In Shakespeare: The Invention of the Human, Harold Bloom says, “The violence of Macbeth doubtless impresses us more than it did the drama’s contemporary audiences. Many if not most of those who attended Macbeth also joined the large crowds who thronged public executions in London, including drawings-and-quarterings as well as more civilized beheadings.”

Bloom goes on to discuss the violence in Titus Andronicus as well, but it’s important to note that the violence in the two plays is of a very different nature. Titus Andronicus is full of blood and guts and gore. Macbeth, though a play about violence, isn’t actually all that gruesome.

Which is why I disagree with Bloom. Indeed, Shakespeare’s original audience was more desensitized to gore. They were used to seeing acts of violence, such as public beheadings. For this reason, it seems clear to me that modern audiences are more disturbed by Titus Andronicus than was its first audience.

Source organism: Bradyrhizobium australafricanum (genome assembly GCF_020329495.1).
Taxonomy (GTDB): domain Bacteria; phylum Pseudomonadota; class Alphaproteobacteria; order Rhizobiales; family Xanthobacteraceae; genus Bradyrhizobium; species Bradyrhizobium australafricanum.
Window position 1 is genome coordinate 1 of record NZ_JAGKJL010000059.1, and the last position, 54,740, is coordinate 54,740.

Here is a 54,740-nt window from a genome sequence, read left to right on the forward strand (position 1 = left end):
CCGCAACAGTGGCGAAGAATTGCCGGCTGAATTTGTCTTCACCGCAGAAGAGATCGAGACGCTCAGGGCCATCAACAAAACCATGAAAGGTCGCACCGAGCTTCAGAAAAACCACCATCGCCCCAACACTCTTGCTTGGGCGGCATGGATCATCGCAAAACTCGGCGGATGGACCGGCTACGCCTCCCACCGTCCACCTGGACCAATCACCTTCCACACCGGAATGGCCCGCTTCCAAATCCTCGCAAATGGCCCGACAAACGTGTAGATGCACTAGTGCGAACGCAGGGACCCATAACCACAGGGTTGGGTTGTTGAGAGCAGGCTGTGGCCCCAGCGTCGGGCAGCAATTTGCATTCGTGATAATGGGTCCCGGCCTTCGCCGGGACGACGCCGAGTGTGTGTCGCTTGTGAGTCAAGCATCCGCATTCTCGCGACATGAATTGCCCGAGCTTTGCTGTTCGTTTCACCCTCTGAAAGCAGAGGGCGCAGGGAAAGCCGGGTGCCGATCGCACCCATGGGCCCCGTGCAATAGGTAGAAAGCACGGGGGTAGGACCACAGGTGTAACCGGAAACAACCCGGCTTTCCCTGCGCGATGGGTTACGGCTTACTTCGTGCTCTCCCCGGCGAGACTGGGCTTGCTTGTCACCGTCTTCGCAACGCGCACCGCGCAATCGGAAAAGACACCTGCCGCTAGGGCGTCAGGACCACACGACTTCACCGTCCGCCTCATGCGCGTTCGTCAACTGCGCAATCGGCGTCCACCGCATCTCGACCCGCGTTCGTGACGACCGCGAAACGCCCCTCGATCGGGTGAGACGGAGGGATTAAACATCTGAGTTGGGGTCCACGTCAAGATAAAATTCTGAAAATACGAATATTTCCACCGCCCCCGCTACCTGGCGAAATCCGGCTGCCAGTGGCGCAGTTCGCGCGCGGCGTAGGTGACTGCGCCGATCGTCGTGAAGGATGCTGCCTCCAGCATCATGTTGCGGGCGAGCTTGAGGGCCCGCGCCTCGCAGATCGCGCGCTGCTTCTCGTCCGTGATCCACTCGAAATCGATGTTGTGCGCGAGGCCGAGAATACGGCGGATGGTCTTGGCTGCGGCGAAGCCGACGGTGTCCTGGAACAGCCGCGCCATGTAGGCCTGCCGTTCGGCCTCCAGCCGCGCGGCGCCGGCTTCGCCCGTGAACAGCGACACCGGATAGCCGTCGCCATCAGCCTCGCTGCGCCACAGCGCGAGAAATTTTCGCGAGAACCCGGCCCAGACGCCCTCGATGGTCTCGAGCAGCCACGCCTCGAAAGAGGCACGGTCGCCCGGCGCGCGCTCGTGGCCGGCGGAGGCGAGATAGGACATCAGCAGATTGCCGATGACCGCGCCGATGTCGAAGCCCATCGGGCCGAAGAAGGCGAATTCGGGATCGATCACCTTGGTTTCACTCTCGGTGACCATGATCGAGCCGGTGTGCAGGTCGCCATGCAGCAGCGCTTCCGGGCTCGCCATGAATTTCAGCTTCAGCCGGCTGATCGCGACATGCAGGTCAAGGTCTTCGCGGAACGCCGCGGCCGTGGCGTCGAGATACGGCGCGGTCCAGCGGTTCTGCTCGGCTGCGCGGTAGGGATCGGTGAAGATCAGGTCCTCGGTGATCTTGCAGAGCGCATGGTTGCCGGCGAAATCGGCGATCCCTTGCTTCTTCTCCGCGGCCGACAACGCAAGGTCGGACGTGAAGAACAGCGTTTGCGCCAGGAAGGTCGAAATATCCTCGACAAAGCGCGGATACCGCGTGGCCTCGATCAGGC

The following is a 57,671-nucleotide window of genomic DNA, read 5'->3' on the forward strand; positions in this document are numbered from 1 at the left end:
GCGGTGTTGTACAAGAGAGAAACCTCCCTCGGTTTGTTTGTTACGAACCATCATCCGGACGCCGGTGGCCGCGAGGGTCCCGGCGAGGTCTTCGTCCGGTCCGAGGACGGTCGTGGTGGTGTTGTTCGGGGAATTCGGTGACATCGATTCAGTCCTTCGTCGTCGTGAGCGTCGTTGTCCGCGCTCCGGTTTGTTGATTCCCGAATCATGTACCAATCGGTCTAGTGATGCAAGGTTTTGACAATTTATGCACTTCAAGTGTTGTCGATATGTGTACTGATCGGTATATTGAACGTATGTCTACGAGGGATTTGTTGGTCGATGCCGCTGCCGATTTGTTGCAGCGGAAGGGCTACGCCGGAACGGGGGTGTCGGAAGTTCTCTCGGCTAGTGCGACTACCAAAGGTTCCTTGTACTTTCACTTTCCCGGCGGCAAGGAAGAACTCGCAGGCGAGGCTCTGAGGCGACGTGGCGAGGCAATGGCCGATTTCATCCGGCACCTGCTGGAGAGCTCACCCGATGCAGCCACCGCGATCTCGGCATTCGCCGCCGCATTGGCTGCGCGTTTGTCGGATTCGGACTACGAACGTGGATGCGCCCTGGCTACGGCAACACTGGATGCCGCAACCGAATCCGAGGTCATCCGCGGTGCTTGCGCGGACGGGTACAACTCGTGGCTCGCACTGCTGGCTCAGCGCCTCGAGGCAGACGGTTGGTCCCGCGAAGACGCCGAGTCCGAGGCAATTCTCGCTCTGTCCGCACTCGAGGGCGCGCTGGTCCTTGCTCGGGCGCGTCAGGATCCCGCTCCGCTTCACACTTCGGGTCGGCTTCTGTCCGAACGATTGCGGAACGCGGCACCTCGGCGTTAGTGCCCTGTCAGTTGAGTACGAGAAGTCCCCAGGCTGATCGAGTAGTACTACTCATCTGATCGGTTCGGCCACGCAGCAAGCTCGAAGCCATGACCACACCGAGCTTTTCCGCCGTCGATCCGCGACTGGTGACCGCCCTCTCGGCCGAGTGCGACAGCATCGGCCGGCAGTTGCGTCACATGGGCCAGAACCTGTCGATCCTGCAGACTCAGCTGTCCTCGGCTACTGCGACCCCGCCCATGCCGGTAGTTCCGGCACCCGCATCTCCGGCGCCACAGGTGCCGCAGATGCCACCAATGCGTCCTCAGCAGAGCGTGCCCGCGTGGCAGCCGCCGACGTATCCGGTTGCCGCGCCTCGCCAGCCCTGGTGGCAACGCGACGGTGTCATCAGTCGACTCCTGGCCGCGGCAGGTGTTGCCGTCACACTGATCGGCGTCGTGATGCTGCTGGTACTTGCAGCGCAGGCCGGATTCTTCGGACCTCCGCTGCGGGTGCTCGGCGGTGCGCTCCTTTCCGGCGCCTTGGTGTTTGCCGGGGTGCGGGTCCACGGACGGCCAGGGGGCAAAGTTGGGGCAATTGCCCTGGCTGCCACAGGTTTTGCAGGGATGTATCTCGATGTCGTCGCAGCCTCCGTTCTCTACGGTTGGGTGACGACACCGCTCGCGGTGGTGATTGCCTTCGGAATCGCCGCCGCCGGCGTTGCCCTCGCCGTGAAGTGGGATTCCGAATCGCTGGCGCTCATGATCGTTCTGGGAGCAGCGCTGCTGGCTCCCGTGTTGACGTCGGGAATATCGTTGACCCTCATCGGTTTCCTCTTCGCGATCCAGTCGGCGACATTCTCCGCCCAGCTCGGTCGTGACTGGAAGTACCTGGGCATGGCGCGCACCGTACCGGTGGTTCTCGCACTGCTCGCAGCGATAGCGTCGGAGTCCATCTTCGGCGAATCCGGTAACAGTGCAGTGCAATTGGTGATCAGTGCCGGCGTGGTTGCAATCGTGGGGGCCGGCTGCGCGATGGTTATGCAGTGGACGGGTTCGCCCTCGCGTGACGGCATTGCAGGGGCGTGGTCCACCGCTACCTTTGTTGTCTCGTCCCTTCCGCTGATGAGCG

But Macbeth is different. It’s a play about mass slaughter, not horrible violence against individuals. And our history, unlike Shakespeare’s, is full of such things. Of course, Shakespeare’s audience was aware of some great dictators, but our history books include Adolf Hitler, Josef Stalin, Mao Tse Tung, Pol Pot, Idi Amin, Francois Duvalier and more. We live in a world where mass murder is not a shock. It’s disturbingly common. Macbeth’s ability to kill in the thousands, disturbing though it is, probably doesn’t shock those of us who are familiar with murder in the millions.

When visiting Malcolm in England, Macduff says, “Not in the legions / Of horrid hell can come a devil more damn’d / In evils to top Macbeth” (IV.iii.55-57). When I hear these lines, I say, “I can name a few.” Shakespeare’s first audience might have believed it.

Your thoughts?